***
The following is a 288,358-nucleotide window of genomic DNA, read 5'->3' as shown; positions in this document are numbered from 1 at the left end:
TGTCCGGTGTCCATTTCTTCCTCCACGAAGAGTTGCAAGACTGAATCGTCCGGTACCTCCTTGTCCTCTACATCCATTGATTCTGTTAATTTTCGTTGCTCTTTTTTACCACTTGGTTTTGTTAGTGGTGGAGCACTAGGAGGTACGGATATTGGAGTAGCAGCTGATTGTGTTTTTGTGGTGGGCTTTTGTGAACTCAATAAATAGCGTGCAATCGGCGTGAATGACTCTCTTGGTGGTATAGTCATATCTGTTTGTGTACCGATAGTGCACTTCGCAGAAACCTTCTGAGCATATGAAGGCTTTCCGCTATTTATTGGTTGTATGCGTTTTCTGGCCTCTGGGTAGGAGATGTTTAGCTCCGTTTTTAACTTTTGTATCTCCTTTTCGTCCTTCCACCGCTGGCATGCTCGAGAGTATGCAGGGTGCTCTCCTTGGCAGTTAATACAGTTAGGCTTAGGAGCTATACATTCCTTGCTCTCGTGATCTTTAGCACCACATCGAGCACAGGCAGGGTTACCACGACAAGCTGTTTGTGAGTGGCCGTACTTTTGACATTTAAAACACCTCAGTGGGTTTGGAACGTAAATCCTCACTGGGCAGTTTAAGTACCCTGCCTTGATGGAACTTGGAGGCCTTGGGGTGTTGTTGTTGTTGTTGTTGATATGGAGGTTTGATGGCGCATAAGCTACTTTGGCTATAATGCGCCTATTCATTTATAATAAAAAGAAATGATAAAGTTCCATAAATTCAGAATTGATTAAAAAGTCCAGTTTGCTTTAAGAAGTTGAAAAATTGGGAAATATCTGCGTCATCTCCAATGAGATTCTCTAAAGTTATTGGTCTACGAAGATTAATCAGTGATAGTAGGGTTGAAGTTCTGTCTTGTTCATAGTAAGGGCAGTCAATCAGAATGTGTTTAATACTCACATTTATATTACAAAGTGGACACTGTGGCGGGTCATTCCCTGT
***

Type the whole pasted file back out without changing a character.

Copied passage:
The following is a 288,358-nucleotide window of genomic DNA, read 5'->3' as shown; positions in this document are numbered from 1 at the left end:
TGTCCGGTGTCCATTTCTTCCTCCACGAAGAGTTGCAAGACTGAATCGTCCGGTACCTCCTTGTCCTCTACATCCATTGATTCTGTTAATTTTCGTTGCTCTTTTTTACCACTTGGTTTTGTTAGTGGTGGAGCACTAGGAGGTACGGATATTGGAGTAGCAGCTGATTGTGTTTTTGTGGTGGGCTTTTGTGAACTCAATAAATAGCGTGCAATCGGCGTGAATGACTCTCTTGGTGGTATAGTCATATCTGTTTGTGTACCGATAGTGCACTTCGCAGAAACCTTCTGAGCATATGAAGGCTTTCCGCTATTTATTGGTTGTATGCGTTTTCTGGCCTCTGGGTAGGAGATGTTTAGCTCCGTTTTTAACTTTTGTATCTCCTTTTCGTCCTTCCACCGCTGGCATGCTCGAGAGTATGCAGGGTGCTCTCCTTGGCAGTTAATACAGTTAGGCTTAGGAGCTATACATTCCTTGCTCTCGTGATCTTTAGCACCACATCGAGCACAGGCAGGGTTACCACGACAAGCTGTTTGTGAGTGGCCGTACTTTTGACATTTAAAACACCTCAGTGGGTTTGGAACGTAAATCCTCACTGGGCAGTTTAAGTACCCTGCCTTGATGGAACTTGGAGGCCTTGGGGTGTTGTTGTTGTTGTTGTTGATATGGAGGTTTGATGGCGCATAAGCTACTTTGGCTATAATGCGCCTATTCATTTATAATAAAAAGAAATGATAAAGTTCCATAAATTCAGAATTGATTAAAAAGTCCAGTTTGCTTTAAGAAGTTGAAAAATTGGGAAATATCTGCGTCATCTCCAATGAGATTCTCTAAAGTTATTGGTCTACGAAGATTAATCAGTGATAGTAGGGTTGAAGTTCTGTCTTGTTCATAGTAAGGGCAGTCAATCAGAATGTGTTTAATACTCACATTTATATTACAAAGTGGACACTGTGGCGGGTCATTCCCTGT